Update of March 11, 2017:
I originally started this website several months back to publicize my own works of art and to occasionally talk about those artists which I admire. However, I have focused more on writing in the last few months and this website has, unfortunately, fallen by the wayside.
After election night, I was in shock like many others and I started the Twitter account for
this website to promote the aesthetics of life in order to fight the rapidly growing weltangst I saw in the headlines. This was as much for my own peace of mind as it was altruistic. I have found that this was a wise move as it gave me a chance to focus on the beauty and joy of the world and to know that I was doing something, however small, to make the world a better place. I encourage everyone to do the same.
Now, I am going to expand upon the lessons I have learned. I will start blogging about aesthetics here and use the tools that WordPress provides to spread those message to other media such as Twitter (of course), LinkedIn, Tumblr, and others. This is something I do as a service to our community, society, culture, and species (as this posts will go out worldwide).
I will post material from many sources and belief systems and will not limit myself to one. I will endeavor to remain positive. When something negative crops up in the media, should I decide to comment on it, I will try to do so by promoting what I perceive to be the right and positive approach in correcting it and not by condemnation (which will be difficult at times). For example, when news erupts about lying within a government, I will try to combat it by emphasizing the value of truth and how our society relies upon truth to accomplish what needs be done.
For those who want to know more about my art and my limited background as an artist, here is my original artist’s statement of May 28, 2015, that made up this page.
I have had an interest in visual art for many years and particularly in the traditional painters: the Impressionists, Van Gogh, Gauguin, etc. About 2005 however, I began to experiment with developing my own art after experimenting with altering many of my photographs using Adobe Photoshop Elements. Since then I have been experimenting in abstract art, often toying with the boundary between abstract and representational art. I am fascinated with the abilities of colors and shapes to perform subtle magic, such as expressing three dimensions in a two-dimensional medium, evoking emotion, stimulating the intellect, and toying with the sense of vision. I experiment with the elements of art: contrasting colors, bright hues and tones, textures, dispersal of selected colors across the canvas (digital or real), depth perception based on color contrasts, and so forth.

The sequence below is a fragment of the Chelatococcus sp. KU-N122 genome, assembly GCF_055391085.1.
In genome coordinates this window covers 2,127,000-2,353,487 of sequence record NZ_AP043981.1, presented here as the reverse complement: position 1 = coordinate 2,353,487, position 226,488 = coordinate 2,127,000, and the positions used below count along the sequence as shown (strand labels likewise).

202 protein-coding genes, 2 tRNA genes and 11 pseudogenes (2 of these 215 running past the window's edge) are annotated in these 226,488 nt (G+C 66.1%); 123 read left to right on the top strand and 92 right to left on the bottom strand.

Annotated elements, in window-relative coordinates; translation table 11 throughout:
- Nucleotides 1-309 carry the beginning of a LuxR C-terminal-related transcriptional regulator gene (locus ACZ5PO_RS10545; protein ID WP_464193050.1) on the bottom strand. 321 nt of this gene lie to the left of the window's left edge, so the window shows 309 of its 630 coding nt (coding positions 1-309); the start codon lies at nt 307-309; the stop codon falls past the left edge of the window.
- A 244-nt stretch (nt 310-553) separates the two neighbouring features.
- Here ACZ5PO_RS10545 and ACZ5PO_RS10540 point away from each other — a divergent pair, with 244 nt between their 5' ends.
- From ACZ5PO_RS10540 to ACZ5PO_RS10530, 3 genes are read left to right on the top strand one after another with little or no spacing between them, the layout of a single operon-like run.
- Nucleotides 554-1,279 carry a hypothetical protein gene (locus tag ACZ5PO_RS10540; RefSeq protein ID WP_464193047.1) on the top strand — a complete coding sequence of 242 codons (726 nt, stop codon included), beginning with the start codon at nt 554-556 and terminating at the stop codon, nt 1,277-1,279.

Until the winter of 2007 I experimented only with digital images. Then I decided, for various reasons, to try my hand at the traditional mediums. These have presented whole new challenges for me, but they have also presented with new opportunities for experimentation and creativity. I have toyed with oils a little, but my small apartment does not afford me the luxury of a place to store them safely for the extended time it takes them to properly dry. Therefore I work with faster-drying mediums: acrylic, latex, spray enamel, etc.
Today, I study mostly abstract painters such as Pollock and de Kooning and I generally try to study the current abstract artists such as Richard Diebenkorn and Helen Frankenthaller, while keeping up my knowledge of past masters.
For me, a painting’s name is simply a means of reference and so I usually name my works with a single word or a very brief phrase that in some way captures its essence. Because almost all my works are abstract, I try to name many of them after abstract concepts. Many I give musical names (such as Symphony in Red), because there is a rhythm or musical quality to them that I sense, though I usually do not start out with a musical concept in mind.
Usually, I start with what seems an interesting background color and then apply the paint in sort of an intuitive manner, experimenting while trying to create an aesthetically pleasing and intriguing work. That is not to say that I slap on colors at random hoping to create something pretty. I choose colors and their application carefully. I may sit and stare at a painting for up to an hour or more deciding what color to apply next, where to place it, and how to apply it. Sometimes I will hold the brush or bottle of paint over the work (they are normally horizontal) and made several practice strokes before actually putting the paint to the canvas, so that I can have almost exactly what I envision.